I just looked up the 2020 numbers. In 2020, Phison sold $268 million USD of stand-alone controllers, numbering 355 million units. That's an average ASP of 76 cents, much higher than 2019 but still relatively low.

I agree with you that Silicon Motion is apparently smoking Phison's in SSD controller market share, especially for next year.

There is a lot of information to be gotten from Phison's financials and annual report, freely available (in English) on their website. And you can read the transcripts of their conference calls as well, in not-quite-English.

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To: Anonymous895 who wrote (2417)10/24/2021 11:28:34 PM
From: Elroy
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I just looked up the 2020 numbers. In 2020, Phison sold $268 million USD of stand-alone controllers, numbering 355 million units.

Interesting. That's about half SIMO's 2020 revenues, which were mainly controllers (other than Shannon and Ferri).

Ok, so Phison is fairly large in the low end controller space.

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From: Elroy10/25/2021 10:26:15 AM
1 Recommendation   of 2454
 
Silicon Motion Technology Corporation ... announces today its annual cash dividend of $2.00 per ADS, a 43% increase from the $1.40 per ADS declared in 2020.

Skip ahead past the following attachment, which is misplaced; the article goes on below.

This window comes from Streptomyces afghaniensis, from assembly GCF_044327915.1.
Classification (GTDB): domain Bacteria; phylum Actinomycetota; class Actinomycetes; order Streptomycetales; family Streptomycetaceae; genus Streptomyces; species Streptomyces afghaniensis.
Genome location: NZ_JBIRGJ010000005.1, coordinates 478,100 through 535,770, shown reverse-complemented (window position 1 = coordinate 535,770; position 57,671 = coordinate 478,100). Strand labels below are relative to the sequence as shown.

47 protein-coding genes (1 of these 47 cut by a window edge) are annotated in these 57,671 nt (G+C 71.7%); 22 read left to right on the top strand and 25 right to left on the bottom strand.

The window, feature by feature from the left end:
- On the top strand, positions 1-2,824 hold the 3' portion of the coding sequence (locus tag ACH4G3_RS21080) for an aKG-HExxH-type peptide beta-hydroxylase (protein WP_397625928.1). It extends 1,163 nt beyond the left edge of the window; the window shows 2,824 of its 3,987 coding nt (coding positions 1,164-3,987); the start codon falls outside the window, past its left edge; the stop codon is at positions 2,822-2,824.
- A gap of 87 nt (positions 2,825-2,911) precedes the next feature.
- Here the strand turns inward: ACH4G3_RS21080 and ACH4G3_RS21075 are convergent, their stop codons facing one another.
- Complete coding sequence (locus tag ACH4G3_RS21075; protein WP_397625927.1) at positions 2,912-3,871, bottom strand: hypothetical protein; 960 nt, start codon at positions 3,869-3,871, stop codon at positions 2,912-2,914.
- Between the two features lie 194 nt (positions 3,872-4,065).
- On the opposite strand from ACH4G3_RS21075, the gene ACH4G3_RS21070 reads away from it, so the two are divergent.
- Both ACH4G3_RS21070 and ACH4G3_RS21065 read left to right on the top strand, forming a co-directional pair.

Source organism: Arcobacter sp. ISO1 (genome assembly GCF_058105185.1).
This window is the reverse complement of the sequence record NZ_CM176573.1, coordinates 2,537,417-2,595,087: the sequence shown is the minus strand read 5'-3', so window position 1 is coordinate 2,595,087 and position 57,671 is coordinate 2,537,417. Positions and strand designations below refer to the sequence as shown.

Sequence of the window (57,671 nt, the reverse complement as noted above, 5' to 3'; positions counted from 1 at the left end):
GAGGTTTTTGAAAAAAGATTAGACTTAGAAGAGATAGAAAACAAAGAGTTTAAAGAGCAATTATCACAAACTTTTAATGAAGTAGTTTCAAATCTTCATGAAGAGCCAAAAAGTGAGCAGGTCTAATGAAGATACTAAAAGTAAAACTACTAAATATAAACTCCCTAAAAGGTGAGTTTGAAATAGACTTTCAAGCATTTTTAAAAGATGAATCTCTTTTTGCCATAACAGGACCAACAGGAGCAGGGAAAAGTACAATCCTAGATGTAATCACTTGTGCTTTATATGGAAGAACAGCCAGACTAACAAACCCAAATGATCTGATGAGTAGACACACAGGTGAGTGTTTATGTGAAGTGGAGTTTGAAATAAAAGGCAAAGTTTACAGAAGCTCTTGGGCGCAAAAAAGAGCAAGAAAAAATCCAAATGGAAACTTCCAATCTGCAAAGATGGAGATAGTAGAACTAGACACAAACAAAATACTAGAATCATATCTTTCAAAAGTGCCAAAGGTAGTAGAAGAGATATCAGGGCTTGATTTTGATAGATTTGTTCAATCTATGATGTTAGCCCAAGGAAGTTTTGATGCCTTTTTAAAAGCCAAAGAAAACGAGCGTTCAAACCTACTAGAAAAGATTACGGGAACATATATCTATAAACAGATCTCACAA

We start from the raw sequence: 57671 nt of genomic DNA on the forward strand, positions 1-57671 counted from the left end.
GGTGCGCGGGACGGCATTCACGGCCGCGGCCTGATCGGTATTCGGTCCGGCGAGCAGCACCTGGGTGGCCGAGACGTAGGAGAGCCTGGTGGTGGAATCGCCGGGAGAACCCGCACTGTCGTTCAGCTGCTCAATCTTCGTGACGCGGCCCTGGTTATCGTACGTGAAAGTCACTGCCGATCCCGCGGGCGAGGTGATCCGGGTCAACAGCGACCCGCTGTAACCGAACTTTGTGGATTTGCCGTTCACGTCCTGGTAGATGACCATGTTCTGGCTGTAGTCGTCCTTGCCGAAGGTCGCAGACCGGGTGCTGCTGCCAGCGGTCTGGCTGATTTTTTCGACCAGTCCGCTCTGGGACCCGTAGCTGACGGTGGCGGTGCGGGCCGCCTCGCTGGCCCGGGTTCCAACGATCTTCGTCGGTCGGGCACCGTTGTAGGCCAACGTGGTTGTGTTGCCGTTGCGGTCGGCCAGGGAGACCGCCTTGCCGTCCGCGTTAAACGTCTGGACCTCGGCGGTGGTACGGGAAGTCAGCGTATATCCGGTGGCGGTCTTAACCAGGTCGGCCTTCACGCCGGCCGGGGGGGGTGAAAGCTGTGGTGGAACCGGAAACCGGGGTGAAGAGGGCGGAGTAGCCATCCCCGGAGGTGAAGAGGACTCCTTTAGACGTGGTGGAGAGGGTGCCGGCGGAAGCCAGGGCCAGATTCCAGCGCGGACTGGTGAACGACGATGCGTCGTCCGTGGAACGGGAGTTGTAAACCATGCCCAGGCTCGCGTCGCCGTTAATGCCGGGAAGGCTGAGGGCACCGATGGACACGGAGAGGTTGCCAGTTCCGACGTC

https://finance.yahoo.com/news/silicon-motion-announces-annual-dividend-120000943.html

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To: Elroy who wrote (2416)10/26/2021 12:01:38 PM
From: Area51
1 Recommendation   of 2454
 
Silicon Motion Technology (NASDAQ:SIMO) is set to give its latest quarterly earnings report on Wednesday, 2021-10-27. Here's what investors need to know before the announcement.

Analysts estimate that Silicon Motion Technology will likely report an Earnings Per Share (EPS) of $1.64


https://www.benzinga.com/news/earnings/21/10/23559987/silicon-motion-technology-earnings-preview

Do they report after the close?

Good Luck. I added a single call just to make it more interesting. The trading from the last earnings report was interesting: four strong days after earnings took it up about 22% and then it lost about two-thirds of that gain over the rest of the quarter despite a nice distribution increase just announced. I figure if earnings were bad they would have held back the distribution increase to mitigate the effects of a bad report. Hopefully a nice beat and a nice warm-up for UAN's earning release next week.